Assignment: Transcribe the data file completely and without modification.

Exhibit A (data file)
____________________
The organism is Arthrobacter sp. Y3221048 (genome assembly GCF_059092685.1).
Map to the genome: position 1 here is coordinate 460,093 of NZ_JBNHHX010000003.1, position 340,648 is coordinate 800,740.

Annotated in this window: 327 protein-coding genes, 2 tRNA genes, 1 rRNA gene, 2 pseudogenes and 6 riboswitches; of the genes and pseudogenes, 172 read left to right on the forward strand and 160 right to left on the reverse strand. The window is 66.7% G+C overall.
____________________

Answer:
The organism is Arthrobacter sp. Y3221048 (genome assembly GCF_059092685.1).
Map to the genome: position 1 here is coordinate 460,093 of NZ_JBNHHX010000003.1, position 340,648 is coordinate 800,740.

Annotated in this window: 327 protein-coding genes, 2 tRNA genes, 1 rRNA gene, 2 pseudogenes and 6 riboswitches; of the genes and pseudogenes, 172 read left to right on the forward strand and 160 right to left on the reverse strand. The window is 66.7% G+C overall.